- Is Snorkeling Better in Maui or Kauai? (& Their Best Sites) - June 3, 2021
- Is Snorkeling Scary? (+8 Tips to Enjoy It Without Fear) - May 31, 2021
- Is Snorkeling an Extreme Sport? (+9 Types You’ve Never Heard Of) - May 30, 2021
When you’ve been bitten hard by the scuba diving bug, you end up wanting to take any and every opportunity available to get underwater.
Naturally, a dedicated diving holiday lends itself to this perfectly, but what about something more cultural?
A trip to the fabulous Italian “City of Canals” Venice is up near the top of many people’s travel bucket lists.
Beauty and history appear everywhere you look, but are there any opportunities to scuba dive?
While scuba diving in the famous canals is out, we will see that there are some wonderful opportunities just nearby in the Gulf of Venice that are well worth packing your dive kit for.
Venice’s magnificent city is situated in Italy’s northeastern part and sits on the coast of the Adriatic Sea.
Venice is made up of 118 small islands famously separated by a network of canals and joined together by over 400 bridges.
Nicknames for Venice include the “Queen of the Adriatic,” “City of Water,” “City of Bridges,” “The Floating City,” “City of Love,” and “City of Canals.”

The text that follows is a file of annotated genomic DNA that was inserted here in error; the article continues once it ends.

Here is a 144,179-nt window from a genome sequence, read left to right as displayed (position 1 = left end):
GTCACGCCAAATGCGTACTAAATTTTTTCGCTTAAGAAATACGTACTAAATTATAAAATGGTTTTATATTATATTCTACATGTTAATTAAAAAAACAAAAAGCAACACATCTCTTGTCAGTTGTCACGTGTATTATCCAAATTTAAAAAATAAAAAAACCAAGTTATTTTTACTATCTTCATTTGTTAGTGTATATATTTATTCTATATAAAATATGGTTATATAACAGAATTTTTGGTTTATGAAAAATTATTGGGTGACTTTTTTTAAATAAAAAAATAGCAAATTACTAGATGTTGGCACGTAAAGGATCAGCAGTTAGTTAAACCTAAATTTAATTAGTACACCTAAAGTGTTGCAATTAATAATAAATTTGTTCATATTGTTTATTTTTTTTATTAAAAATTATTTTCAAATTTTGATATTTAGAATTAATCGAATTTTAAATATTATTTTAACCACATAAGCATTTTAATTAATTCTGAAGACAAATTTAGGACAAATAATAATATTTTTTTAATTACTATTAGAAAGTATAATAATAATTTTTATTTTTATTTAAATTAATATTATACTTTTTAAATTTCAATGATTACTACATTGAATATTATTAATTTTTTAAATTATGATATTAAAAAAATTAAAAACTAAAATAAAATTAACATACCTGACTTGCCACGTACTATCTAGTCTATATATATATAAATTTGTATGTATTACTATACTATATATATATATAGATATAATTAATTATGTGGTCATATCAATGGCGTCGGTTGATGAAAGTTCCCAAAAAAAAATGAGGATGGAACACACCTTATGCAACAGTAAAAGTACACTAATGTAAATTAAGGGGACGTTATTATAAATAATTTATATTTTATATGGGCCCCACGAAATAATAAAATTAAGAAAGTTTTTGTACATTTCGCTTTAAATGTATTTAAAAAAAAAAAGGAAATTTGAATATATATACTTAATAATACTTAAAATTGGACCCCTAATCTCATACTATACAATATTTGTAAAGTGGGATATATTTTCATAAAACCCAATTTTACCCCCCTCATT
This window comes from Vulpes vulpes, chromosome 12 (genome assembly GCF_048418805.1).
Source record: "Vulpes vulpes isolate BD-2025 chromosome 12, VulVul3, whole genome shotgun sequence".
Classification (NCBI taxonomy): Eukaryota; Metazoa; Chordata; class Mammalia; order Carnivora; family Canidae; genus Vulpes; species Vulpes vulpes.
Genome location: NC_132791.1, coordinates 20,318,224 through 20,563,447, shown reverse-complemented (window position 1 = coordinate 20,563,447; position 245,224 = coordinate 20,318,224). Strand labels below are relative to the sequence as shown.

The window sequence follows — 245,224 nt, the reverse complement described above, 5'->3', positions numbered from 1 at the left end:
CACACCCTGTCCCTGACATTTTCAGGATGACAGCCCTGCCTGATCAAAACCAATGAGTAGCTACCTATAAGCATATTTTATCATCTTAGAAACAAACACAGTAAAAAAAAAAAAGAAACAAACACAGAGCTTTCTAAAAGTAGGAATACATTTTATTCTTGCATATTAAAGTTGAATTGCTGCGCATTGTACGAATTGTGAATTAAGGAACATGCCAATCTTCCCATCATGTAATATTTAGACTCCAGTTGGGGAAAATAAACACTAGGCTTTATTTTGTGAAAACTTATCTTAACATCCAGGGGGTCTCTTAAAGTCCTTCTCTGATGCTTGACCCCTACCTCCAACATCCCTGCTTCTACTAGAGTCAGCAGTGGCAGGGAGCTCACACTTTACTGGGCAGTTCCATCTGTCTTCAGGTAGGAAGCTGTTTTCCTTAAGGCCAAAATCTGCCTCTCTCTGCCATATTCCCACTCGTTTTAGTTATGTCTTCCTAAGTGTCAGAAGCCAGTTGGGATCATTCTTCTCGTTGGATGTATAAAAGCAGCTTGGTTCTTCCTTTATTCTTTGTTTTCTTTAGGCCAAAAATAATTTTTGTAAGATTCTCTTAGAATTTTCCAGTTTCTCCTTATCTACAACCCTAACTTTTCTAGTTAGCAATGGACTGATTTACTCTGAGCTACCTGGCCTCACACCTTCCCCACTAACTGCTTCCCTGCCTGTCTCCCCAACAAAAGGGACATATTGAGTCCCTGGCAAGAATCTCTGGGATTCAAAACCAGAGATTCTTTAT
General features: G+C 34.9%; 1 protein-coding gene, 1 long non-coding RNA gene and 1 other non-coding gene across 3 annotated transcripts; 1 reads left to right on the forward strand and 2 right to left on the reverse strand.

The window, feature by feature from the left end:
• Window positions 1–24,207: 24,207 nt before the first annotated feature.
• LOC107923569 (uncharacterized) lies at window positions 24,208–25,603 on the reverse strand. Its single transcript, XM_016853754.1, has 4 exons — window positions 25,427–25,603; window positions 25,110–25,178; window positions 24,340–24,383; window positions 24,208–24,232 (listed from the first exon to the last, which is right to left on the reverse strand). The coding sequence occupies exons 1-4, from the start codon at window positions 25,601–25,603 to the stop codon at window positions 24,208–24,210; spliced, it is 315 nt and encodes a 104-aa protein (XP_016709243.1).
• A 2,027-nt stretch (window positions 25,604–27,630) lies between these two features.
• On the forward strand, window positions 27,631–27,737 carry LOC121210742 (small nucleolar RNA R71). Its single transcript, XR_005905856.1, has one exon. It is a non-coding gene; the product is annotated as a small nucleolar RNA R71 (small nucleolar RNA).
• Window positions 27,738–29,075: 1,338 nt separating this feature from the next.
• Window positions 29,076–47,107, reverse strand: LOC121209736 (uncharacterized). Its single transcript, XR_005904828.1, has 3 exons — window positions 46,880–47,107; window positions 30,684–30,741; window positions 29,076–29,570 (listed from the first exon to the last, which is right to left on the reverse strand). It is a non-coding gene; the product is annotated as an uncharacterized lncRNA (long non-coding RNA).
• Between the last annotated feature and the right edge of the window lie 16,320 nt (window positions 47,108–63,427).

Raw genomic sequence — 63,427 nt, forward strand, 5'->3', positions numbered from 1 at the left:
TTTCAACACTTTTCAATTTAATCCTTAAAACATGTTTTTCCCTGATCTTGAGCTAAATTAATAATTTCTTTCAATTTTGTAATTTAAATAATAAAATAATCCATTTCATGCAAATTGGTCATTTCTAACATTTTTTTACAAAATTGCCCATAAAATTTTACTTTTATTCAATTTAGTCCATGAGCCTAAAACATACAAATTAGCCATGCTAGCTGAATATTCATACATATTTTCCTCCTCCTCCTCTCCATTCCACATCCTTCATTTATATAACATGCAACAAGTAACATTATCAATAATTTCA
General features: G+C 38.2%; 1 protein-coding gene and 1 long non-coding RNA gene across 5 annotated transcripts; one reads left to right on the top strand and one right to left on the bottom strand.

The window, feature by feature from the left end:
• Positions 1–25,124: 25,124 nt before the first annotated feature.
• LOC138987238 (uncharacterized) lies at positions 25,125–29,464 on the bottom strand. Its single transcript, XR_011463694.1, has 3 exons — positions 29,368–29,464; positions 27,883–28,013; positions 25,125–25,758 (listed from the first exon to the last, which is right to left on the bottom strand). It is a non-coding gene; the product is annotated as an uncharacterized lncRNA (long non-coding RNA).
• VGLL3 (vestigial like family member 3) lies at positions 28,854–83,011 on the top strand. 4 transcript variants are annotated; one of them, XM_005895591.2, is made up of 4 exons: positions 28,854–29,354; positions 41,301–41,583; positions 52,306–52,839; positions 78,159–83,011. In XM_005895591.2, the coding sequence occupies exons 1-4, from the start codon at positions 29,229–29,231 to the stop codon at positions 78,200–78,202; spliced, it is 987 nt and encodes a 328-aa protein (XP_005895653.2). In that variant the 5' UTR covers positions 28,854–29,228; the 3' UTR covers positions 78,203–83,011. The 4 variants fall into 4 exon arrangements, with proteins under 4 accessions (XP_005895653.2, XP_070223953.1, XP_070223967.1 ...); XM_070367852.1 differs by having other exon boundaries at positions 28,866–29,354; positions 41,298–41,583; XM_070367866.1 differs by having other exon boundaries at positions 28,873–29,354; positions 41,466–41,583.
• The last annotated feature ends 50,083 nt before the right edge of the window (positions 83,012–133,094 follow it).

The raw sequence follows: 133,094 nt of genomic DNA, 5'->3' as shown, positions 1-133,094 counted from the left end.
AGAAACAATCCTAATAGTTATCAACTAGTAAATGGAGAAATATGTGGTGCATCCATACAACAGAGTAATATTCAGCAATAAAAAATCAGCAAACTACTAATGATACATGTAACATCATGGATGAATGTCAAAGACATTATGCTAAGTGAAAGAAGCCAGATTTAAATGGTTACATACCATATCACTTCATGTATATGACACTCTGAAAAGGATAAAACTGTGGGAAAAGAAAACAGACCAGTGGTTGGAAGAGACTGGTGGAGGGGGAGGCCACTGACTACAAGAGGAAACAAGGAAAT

The Venice lagoon and large parts of the city are listed as a UNESCO World Heritage Site.
From the stunning Basilica di San Marco (St Mark’s Cathedral) with its famous square surrounded by cafes and restaurants to the Palazzo Ducale museum, or La Fenice Opera House, Venice is filled with numerous treasures on land.
For many people, the most famous image of Venice is the canals with their traditional gondoliers.
Taking a ride on a gondola while enjoying a real Italian ice cream is a must for any visitor.
Scuba Diving in Venice
With all this water around and indeed inside the city, is there any opportunity for scuba diving?
Unfortunately, diving in the Venitian canals is not possible or attractive.
Firstly, entering the canals is forbidden by law, but also the water is not very clean at all, and there really wouldn’t be much opportunity for spotting any underwater life or much else.
The Venice Lagoon itself is sand-bottomed and quite silty, with an average depth of just 10m.
While very occasionally Bottlenose Dolphins have been spotted inside the lagoon, this isn’t a location to consider scuba diving.
There is also a lot of boat traffic, and so it really might be quite unsafe as well as unrewarding.
Diving in the Gulf of Venice
Although it is not regarded as the most exciting diving available, they give visitors a chance for some gentle shore based scuba diving.
These dives are also ideal for beginner diving courses or divers with less experience.
Lucky divers can see smaller marine life such as seahorses, pipefish, cuttlefish, and lobsters in shallow areas of seagrass.
The very best scuba diving in the area is available by going by boat into the Gulf of Venice in the north of the Adriatic Sea to visit the Tegnue “reefs” and the numerous nearby shipwrecks.
Diving the Tegnue Rocks
The Venetian Tegnue are ancient underwater rock formations that occur at depths of between 15 and 40m.